Brooklyn, NY –July 31, 2013 — With hurricane season upon us, Illya Azaroff needs to empty his voicemail inbox at least once a day. His expertise in disaster recovery, resilience and rebuilding, and his activity in the post-Hurricane Sandy recovery campaign have made him increasingly popular with government officials, architects and engineers.
Azaroff, an associate professor of architectural technology at New York City College of Technology (City Tech), is co-chair of the New York chapter of the American Institute of Architects (AIA)’s Design for Risk and Reconstruction Committee, which established the Post Sandy Initiative Task Force.
The committee and task force work with planning, engineering, housing, landscaping and other organizations involved with sustainable design on issues of building codes, the environment, transportation, infrastructure, urban planning and design, zoning, health facilities, waterfronts and other areas of concern.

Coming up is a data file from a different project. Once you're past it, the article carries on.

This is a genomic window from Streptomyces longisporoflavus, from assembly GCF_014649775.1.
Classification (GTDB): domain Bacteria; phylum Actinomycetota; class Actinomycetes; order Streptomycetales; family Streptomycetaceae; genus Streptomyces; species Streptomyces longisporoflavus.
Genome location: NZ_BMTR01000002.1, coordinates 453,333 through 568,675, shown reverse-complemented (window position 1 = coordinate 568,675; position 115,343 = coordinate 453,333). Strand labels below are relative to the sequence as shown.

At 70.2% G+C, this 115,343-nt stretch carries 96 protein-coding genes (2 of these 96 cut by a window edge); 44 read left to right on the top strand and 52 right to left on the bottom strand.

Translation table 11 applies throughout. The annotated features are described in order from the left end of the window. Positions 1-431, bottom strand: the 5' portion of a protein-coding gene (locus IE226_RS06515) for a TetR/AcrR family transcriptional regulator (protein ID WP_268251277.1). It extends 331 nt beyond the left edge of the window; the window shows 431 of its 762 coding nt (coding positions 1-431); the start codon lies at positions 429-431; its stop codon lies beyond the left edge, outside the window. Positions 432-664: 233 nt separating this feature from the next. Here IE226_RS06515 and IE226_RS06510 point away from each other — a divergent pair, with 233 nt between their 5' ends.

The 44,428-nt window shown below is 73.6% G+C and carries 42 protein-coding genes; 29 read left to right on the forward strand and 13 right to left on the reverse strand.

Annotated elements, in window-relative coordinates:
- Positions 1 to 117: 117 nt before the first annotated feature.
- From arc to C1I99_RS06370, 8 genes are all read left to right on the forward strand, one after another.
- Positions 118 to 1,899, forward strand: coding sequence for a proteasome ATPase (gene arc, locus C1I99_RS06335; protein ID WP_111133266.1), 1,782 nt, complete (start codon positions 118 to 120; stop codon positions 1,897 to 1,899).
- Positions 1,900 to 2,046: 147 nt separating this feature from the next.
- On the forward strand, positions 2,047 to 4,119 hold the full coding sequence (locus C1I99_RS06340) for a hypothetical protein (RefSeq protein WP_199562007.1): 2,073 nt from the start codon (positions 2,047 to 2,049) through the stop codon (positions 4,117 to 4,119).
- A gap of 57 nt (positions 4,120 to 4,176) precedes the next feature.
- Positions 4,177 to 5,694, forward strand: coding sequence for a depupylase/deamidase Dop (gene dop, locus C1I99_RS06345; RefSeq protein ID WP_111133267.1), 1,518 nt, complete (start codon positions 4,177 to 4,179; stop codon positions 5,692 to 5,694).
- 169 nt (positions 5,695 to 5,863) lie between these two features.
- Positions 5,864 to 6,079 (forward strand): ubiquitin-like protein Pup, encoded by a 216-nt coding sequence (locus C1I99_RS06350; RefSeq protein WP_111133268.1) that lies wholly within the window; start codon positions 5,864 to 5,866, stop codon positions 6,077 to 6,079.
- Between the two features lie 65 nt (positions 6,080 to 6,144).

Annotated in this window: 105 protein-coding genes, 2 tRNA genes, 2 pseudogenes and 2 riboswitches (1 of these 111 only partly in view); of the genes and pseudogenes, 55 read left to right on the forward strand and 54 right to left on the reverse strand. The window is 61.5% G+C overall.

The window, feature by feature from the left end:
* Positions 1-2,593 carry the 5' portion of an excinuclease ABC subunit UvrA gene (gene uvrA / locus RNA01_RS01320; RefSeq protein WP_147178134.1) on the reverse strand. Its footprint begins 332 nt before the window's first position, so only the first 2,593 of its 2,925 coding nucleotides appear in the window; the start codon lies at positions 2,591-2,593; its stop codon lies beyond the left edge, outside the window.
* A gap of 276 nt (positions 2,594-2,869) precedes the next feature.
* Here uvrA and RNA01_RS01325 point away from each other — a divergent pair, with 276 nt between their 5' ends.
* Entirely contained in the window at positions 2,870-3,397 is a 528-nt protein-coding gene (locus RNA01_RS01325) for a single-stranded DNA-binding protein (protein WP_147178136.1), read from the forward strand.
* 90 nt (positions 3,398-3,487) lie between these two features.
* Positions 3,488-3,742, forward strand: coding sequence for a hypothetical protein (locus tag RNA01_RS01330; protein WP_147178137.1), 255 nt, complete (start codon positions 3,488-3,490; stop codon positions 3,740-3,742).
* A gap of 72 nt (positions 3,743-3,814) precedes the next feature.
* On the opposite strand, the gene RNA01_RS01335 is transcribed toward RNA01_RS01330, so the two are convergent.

“What got me interested in designing for resiliency is the combination of my degrees in geography and architecture. That background gave me the opportunity to think about the relationship of earth science to the way we build and live,” says Azaroff, who has taught at City Tech for eight years.
“Growing up in tornado-prone Nebraska helped me understand the toll of destruction caused by natural disasters,” he added.
Recently, Azaroff was invited to speak on disaster resilience and rebuilding at the AIA National Convention in Denver with urban designers Lance Brown and David Dixon on the topic Design for Risk in the 21st Century. “It’s great to be in demand,” he says, “but hard to make sure everyone’s getting the answers. I want people to be helped.”